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EM ASIA FX-Rupiah slides, U.S. political drama hits Asia FX

* Rupiah hits 4-1/2 year low, weakest since March 2009

* Worries about possible U.S. govt shutdown hurt Asia FX

* China Sept final HSBC manufacturing PMI adds to weak tone

By Masayuki Kitano

SINGAPORE, Sept 30 (Reuters) - The Indonesian rupiah hit a

4-1/2 low and Asian currencies fell broadly on Monday as the

increasing likelihood of a U.S. government shutdown prompted

investors to unload risky assets and currencies.

A disappointing final HSBC reading of September Chinese

factory activity also added to the weak tone of emerging Asian

currencies, with losses led by the rupiah and the Malaysian


"It's a very typical risk-off move, and not just in the

rupiah," said Satoshi Okagawa, senior global markets analyst for

Sumitomo Mitsui Banking Corporation in Singapore, referring to

Monday's broad decline in emerging currencies.

Asian bonds and equities were also facing selling pressure

due to the worries about a possible U.S. government shutdown,

Okagawa said.

If a stop-gap spending bill for the new fiscal year is not

passed before midnight on Monday, U.S. government agencies and

programmes deemed non-essential will begin closing their doors

for the first time in 17 years. [ID:ID:nL2N0HP04U]

The standoff is a harbinger of the next big U.S. political

battle: raising the federal government's borrowing authority.

Failure to do so by mid-October may result in a debt default

that could cripple the U.S. economy and send shockwaves around

the globe.


The Indonesian rupiah's indicative prices fell to as low as

11,660 against the dollar, according to Thomson Reuters data,

the weakest level since March 2009. The rupiah last stood at

11,640, down 0.9 percent for the day.

A Jakarta-based trader said foreign banks bought dollars

versus the rupiah, adding that there might be some outflows from

Indonesia as there was some selling of government bonds as well.

Yields on 10-year Indonesian bonds last stood at 8.496

percent, up about 27 basis points on the day,

according to Thomson Reuters data.

A near-term focal point for the rupiah is Indonesia's August

trade and September inflation data, which are due on Tuesday.

The rupiah has been the worst performing Asian currency in

2013 with a near 17 percent slide against the dollar, according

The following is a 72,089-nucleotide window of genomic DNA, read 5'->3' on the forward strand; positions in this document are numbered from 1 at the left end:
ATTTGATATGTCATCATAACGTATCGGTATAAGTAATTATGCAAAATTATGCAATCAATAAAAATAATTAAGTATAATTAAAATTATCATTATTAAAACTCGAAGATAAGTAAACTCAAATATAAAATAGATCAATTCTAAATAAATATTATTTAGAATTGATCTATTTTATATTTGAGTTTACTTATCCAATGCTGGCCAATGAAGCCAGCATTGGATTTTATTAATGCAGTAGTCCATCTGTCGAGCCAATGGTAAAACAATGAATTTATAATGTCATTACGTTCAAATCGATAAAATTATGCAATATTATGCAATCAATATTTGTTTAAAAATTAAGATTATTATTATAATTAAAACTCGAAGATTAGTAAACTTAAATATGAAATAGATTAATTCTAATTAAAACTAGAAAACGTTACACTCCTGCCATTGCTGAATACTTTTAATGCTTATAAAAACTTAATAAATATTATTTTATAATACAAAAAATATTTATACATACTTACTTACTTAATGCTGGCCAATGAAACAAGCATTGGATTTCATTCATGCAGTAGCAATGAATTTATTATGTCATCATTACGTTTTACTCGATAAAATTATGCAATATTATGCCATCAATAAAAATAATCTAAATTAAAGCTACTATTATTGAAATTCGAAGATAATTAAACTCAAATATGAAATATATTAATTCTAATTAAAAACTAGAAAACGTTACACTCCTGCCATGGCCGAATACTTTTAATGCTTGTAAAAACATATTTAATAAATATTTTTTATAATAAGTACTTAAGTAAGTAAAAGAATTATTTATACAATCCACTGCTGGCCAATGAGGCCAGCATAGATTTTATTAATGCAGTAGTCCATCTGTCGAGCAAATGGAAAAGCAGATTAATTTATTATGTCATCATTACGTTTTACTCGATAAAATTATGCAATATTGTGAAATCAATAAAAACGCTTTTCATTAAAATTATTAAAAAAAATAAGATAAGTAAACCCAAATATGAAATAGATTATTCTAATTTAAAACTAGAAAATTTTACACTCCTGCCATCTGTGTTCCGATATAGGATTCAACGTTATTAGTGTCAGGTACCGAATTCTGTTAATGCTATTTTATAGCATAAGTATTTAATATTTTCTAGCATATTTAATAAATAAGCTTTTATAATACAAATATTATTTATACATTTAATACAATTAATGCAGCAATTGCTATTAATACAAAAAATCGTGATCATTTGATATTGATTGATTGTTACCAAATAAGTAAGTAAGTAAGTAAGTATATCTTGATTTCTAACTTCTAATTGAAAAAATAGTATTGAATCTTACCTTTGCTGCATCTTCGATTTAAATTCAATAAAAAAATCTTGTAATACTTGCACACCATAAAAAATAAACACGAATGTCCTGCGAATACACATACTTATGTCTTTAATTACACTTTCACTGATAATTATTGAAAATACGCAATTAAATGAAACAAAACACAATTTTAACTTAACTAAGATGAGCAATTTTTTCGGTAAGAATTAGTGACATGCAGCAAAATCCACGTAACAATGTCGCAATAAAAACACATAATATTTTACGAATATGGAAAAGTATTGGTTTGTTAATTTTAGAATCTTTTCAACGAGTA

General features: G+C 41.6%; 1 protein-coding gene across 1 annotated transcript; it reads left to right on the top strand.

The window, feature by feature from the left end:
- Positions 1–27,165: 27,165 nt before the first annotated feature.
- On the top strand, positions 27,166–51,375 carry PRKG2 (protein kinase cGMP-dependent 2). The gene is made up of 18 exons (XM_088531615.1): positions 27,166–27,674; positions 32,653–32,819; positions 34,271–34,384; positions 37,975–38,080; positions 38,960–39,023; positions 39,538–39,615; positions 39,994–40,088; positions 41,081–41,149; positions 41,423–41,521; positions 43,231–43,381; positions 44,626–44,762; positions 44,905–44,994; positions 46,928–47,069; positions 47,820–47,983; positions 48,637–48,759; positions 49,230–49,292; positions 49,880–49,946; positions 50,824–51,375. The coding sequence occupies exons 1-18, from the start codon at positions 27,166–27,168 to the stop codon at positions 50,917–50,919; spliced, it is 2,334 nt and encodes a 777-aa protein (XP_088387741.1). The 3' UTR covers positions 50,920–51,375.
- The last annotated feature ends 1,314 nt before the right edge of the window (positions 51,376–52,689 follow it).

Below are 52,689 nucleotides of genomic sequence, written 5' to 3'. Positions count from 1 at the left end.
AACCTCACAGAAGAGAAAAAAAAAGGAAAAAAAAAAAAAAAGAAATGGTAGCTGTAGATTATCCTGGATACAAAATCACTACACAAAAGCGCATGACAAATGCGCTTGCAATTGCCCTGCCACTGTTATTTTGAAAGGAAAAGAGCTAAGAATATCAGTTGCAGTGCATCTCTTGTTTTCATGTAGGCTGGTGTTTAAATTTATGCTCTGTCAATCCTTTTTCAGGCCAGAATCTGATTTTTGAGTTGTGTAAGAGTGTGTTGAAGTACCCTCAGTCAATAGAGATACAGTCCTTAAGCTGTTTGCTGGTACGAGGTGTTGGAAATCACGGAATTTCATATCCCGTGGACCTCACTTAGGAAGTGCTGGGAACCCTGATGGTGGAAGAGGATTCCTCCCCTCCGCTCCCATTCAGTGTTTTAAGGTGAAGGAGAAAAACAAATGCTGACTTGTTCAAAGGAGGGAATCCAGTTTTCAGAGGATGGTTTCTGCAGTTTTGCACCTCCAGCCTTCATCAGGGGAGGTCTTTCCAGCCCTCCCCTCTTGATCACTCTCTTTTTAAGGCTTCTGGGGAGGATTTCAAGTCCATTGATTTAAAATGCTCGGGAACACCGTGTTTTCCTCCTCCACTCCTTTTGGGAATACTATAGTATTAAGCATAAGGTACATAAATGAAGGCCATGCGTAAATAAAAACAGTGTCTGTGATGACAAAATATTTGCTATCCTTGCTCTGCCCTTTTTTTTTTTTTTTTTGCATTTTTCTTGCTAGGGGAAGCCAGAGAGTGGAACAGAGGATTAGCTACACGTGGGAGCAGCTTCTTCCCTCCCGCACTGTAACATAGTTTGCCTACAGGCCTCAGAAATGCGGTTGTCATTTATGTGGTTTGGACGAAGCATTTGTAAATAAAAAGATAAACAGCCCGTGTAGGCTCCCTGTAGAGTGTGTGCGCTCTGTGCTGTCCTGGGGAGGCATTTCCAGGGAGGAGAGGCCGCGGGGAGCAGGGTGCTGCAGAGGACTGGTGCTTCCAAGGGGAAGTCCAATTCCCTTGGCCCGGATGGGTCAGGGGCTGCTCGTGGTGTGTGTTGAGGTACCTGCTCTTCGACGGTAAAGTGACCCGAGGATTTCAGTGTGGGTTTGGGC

to Thomson Reuters data.

Due to Indonesia's current account deficit, the rupiah is

seen as more vulnerable to the Federal Reserve's expected

reduction in bond-buying stimulus than are other emerging


While the rupiah gained a bit of reprieve after the Fed

surprised markets on Sept. 18 by not trimming its bond buying,

the currency has come under renewed pressure over the past week.


The Indian rupee fell , but was still on

course for its best monthly performance against the dollar in a


Dealers will await the June-quarter current account and

balance of payments data, due at 1130 GMT, with economists

expecting the gap to widen from the March quarter.

India's high current account gap has made the country

especially vulnerable to a surge in capital flows out of

emerging markets in recent months, sending the rupee down as

much as 20 percent this year to a record low on Aug. 28,

although it has since recovered ground.

The following table shows the position of Asian currencies

against the dollar at 0527 GMT.


Change on the day at 0527 GMT

Currency Latest bid Previous day Pct Move

Japan yen 97.91 98.27 +0.37

Sing dlr 1.2571 1.2566 -0.04

Taiwan dlr 29.566 29.656 +0.30

Korean won 1073.90 1073.70 -0.02

Baht 31.37 31.32 -0.16

Peso 43.54 43.34 -0.46

Rupiah 11640.00 11535.00 -0.90

Rupee 62.79 62.51 -0.45

Ringgit 3.2580 3.2285 -0.91

Yuan 6.1185 6.1202 +0.03

Change so far in


Currency Latest bid End prev year Pct Move

Japan yen 97.91 86.79 -11.36

Sing dlr 1.2571 1.2219 -2.80

Taiwan dlr 29.566 29.136 -1.45

Korean won 1073.90 1070.60 -0.31

Baht 31.37 30.61 -2.42

Peso 43.54 41.05 -5.72

Rupiah 11640.00 9630.00 -17.27

Rupee 62.79 54.99 -12.42

Ringgit 3.2580 3.0580 -6.14

Yuan 6.1185 6.2303 +1.83


(Additional reporting by Subhadip Sircar in MUMBAI; Editing by

Richard Borsuk)